Okay, so the Fatback Band (later Fatback) were never from the West Coast, but they sound like it. Good enough.

LCD Soundsystem
's 45:33 remixes got leaked. Eight in total, from Padded Cell, Pilooski, Riley Reinhold, Prins Thomas, Trus’me Prince Language and Theo Parrish. Stream them in 320 kbps on Feel My Bicep.

Vancouver's always generous promoter & DJ U-Tern puts up some .WAV files of early Lifelike vinyl-only releases. Thanks! His new weekly The Terrace is every Thursday at Republic Nightclub (958 Granville Street), which is great news - something to do during my next visit to Vancouver.

"Animal Collective in the house!" Dam Funk to sparse and skeptical East Coast funk fans, as reported by the New York Times.

Misheard Can Lyrics/Misheard Damo Suzuki lyrics must be collected into one archive for the betterment of mankind and an increase in human understanding.

Os Mutantes, Plaza Musique, Echo Kitty, Automelodi

There are always about six or seven shows during Pop Montreal that I've marked down as must-sees (and generally end up missing, or just having enough time to catch two or three songs - sigh), and that's certainly the case this year. Matt & Kim? Okay, no. I've never even heard a Matt & Kim song but something about their promo pictures has always prevented me from investigating any further. I find it hard to believe they're not secretly from a Vancouver suburb and that half of their stage banter involves thanking their show promoters for baking them vegan brownies.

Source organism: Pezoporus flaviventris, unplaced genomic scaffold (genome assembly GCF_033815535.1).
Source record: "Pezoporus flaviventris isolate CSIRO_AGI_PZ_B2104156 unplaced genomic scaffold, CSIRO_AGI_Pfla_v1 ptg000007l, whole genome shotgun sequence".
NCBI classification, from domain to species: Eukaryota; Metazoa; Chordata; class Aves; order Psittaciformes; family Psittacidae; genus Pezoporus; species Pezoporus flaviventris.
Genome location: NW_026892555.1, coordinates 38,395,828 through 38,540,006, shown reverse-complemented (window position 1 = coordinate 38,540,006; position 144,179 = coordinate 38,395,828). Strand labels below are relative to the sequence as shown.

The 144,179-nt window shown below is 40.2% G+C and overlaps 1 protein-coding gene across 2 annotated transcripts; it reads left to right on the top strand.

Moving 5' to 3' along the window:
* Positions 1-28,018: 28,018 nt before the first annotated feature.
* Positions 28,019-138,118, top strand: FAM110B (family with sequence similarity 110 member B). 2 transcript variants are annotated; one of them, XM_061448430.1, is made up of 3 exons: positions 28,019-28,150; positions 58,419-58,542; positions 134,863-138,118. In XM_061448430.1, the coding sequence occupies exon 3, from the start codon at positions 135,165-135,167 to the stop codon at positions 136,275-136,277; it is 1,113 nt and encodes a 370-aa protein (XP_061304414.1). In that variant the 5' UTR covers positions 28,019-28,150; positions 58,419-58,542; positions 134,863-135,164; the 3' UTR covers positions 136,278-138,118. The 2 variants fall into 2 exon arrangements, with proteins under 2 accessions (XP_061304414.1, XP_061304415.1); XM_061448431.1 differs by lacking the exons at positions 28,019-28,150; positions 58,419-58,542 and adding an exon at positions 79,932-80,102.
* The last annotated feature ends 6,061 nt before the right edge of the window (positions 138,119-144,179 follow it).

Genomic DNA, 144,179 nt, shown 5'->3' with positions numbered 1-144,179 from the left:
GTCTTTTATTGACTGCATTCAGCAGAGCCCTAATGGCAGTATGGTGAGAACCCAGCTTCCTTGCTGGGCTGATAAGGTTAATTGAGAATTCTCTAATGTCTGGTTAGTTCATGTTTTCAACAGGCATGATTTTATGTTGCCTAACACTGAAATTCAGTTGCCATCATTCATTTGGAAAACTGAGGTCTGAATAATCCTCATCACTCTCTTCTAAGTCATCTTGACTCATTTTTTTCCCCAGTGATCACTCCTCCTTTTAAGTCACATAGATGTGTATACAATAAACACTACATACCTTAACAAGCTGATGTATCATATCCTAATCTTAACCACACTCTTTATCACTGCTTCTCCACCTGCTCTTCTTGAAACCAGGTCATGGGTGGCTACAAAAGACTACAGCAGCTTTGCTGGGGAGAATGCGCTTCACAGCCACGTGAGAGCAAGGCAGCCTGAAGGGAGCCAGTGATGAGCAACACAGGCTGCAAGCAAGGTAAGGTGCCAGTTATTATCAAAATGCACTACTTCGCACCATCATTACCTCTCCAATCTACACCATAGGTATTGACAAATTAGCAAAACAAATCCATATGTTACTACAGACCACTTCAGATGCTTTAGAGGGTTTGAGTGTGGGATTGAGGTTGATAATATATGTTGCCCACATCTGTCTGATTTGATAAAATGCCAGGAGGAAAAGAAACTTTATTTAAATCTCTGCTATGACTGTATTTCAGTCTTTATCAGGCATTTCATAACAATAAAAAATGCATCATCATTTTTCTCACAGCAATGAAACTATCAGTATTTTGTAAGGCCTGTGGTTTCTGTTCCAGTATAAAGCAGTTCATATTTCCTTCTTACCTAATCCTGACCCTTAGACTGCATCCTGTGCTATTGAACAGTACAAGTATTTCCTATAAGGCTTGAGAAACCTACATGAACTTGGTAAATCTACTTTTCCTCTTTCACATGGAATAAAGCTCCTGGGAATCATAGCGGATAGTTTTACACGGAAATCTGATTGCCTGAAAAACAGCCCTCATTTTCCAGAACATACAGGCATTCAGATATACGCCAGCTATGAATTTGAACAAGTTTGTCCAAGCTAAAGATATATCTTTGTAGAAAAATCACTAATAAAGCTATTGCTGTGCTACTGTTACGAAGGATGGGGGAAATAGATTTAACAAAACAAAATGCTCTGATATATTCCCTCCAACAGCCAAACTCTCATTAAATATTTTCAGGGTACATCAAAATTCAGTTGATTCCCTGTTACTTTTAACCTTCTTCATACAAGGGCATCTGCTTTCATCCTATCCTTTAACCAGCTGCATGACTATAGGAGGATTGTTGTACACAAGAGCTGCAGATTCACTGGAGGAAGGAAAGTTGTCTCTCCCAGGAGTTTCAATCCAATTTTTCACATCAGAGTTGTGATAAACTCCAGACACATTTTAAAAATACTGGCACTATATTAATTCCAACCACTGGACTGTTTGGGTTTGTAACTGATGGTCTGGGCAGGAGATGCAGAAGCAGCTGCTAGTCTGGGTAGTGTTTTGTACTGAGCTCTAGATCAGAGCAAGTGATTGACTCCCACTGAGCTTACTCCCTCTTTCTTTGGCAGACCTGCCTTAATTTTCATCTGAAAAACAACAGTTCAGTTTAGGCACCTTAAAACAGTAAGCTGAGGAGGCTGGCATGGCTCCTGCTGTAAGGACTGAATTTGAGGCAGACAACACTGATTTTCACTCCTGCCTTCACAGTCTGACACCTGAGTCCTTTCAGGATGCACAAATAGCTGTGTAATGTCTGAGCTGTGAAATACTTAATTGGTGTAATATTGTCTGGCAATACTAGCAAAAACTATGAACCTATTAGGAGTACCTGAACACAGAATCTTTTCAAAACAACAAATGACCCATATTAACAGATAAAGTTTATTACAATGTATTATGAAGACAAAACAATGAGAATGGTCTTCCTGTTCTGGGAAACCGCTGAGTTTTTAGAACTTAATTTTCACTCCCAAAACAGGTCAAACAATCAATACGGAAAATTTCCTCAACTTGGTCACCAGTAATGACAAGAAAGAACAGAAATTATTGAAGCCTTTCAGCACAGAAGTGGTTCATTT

Os Mutantes in younger, witchier times

But yes, Os Mutantes. Os Mutantes are, of course, the Brazilian founders of the Tropicalia movement whose influence has been felt far & wide since forming in 1968. There have been numerous line-up changes since that time, of course, but with a new album Haih or Amortecedor on Anti (that seems to be mostly about geopolitics - uh, okay), it should be more than a greatest hits performance. The production is remarkably faithful to the jazz-inflected sounds of years past, although I think sometimes the songs veer into (gasp) Jethro Tull territory. The excesses of youth magnified by the indulgence of age.

Plaza Musique at Francofolies 2009

But actually, what I'm most looking forward to on that bill is seeing Montreal's Plaza Musique. I missed them during their performance at Francofolies earlier in the summer (pictured above), and their tasteful & smooth baroque space pop, with its requisite homages to the better retro-futuristic work of Air or Stereolab. ( It wouldn't be out of place on soundtrack to Roman Coppola's CQ.)

M. Paradis